He will not lose even one sheep of those His Father gave Him. John 6:37-39:  “All that the Father giveth me shall come to me; and him that cometh to me I will in no wise cast out. For I came down from heaven, not to do mine own will, but the will of Him that sent me.  And this is the Father’s will which hath sent me, that of all which He hath given me I should lose nothing, but should raise it up again at the last day. And this is the will of Him that sent me, that every one which seeth the Son, and believeth on Him, may have everlasting life: and I will raise him up at the last day.”

John 10:28-29: “My sheep hear my voice, and I know them, and they follow me; And I give unto them eternal life; and they shall never perish, neither shall any man pluck them out of my hand.  My Father, which gave them me, is greater than all; and no man is able to  pluck them out of my Father’s hand.”


How can anyone say that Christ will lose any of those His Father gives to Him? How can we say that He will fail to keep His covenant?  Of course we will fail, but He will not.


Orthodox believe in infant baptism. Now as I understand it, infant baptism is infant regeneration or salvation.  The infant can neither have faith or do works, and yet he is proclaimed saved.  The liturgy after the infant  baptism states, ” It has pleased You to grant rebirth through water and the Spirit to Your newly enlightened servant, and to forgive his/her sins, both voluntary and involuntary….O You who through holy Baptism, have given to your servant remission of sins, and bestowed upon him/her a life of regeneration…  who has regenerated Your newly-baptized servant by water and the Spirit, and granted to him/her remission of his/her sins, .”  and to the child, “You are baptized. You are illumined. You have been chrismated. You are sanctified. You are washed; in the Name of the Father, and of the Son,. and of the Holy Spirit.”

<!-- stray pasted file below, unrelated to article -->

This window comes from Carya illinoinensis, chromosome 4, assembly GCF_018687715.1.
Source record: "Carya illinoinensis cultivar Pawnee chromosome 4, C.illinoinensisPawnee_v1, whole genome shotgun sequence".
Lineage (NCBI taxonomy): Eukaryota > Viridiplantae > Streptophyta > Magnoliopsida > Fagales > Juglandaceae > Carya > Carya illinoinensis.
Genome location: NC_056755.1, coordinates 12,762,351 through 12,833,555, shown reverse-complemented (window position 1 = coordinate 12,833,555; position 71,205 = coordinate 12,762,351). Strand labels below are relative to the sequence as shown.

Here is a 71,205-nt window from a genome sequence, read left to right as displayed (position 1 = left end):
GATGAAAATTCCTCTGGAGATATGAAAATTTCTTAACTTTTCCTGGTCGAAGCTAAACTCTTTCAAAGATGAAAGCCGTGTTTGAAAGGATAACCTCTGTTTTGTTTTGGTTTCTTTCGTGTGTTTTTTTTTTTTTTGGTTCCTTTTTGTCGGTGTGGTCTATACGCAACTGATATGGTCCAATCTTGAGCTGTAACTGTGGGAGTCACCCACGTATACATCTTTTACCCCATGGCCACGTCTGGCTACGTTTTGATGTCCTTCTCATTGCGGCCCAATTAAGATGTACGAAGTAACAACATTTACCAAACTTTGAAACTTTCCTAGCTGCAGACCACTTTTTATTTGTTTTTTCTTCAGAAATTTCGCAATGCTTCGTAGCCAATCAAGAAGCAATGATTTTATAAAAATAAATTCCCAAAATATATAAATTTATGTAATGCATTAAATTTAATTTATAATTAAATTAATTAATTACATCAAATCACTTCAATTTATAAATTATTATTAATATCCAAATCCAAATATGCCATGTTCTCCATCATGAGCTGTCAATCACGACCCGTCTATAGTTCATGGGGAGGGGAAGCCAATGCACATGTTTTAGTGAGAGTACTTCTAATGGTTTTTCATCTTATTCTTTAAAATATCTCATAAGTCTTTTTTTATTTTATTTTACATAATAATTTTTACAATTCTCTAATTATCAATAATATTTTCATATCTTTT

Infant baptism is obviously more that just asking the Holy Spirit to go with the child and protect him/her.  It is salvation, regeneration, sanctification, forgiveness of sins, and rebirth. I do not see this taught in the Scriptures.  And here we have the crux of the matter.  Orthodox will say, “but it is taught in tradition.”  I do not believe that something as important as this would not at least have been mentioned or allowed for in the Scriptures.  James and Galatians speak of faith and of works, not of which the infant is able to have or do.   It does not allow for Infant Baptism/Salvation.

If becoming Orthodox means that I must give up the belief that salvation is eternal; that no one, not even myself can pluck me out of the Father’s hands, I cannot become Orthodox.  If becoming Orthodox means that I must not belief that salvation is by faith alone and yet a faith that is never alone, but always manifests itself by works, and instead believe that, according to Infant Baptism, one can be saved by works alone, since the infant is too young to have understanding and consequently faith, or in fact, since he/she is too young to have faith or to do works, one can be saved by ceremony without having faith or works, than I cannot be Orthodox.